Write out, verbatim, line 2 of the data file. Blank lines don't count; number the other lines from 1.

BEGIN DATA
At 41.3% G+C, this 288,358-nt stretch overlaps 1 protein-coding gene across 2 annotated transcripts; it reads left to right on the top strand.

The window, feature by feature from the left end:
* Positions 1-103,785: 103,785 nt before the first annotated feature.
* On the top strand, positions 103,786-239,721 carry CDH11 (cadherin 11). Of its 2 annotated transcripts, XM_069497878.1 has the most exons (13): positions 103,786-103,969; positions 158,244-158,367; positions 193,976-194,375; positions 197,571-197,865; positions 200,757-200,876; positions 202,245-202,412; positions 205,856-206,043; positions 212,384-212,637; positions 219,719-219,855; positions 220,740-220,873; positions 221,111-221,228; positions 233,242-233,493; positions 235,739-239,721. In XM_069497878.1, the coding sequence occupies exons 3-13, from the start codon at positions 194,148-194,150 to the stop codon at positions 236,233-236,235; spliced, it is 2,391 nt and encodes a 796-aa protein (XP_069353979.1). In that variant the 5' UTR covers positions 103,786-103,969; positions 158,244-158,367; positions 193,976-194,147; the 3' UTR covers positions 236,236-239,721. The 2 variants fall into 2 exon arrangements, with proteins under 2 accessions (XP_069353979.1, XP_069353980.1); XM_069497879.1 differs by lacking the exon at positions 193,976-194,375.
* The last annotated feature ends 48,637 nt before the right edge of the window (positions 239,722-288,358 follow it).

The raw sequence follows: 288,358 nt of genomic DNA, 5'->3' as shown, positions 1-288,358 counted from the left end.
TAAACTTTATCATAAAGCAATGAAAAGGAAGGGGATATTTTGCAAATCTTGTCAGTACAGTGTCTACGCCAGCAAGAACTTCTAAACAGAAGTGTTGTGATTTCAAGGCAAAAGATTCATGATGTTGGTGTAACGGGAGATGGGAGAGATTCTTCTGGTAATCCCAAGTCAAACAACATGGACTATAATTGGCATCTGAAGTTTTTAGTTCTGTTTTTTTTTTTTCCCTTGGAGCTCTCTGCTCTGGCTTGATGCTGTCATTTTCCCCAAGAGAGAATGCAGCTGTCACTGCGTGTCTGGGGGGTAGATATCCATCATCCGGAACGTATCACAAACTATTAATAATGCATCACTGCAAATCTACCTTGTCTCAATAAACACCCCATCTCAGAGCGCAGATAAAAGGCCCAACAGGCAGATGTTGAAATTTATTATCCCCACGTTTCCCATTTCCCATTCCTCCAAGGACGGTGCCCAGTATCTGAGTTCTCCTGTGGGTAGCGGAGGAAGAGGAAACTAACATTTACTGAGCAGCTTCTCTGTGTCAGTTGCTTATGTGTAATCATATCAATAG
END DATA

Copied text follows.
The window, feature by feature from the left end: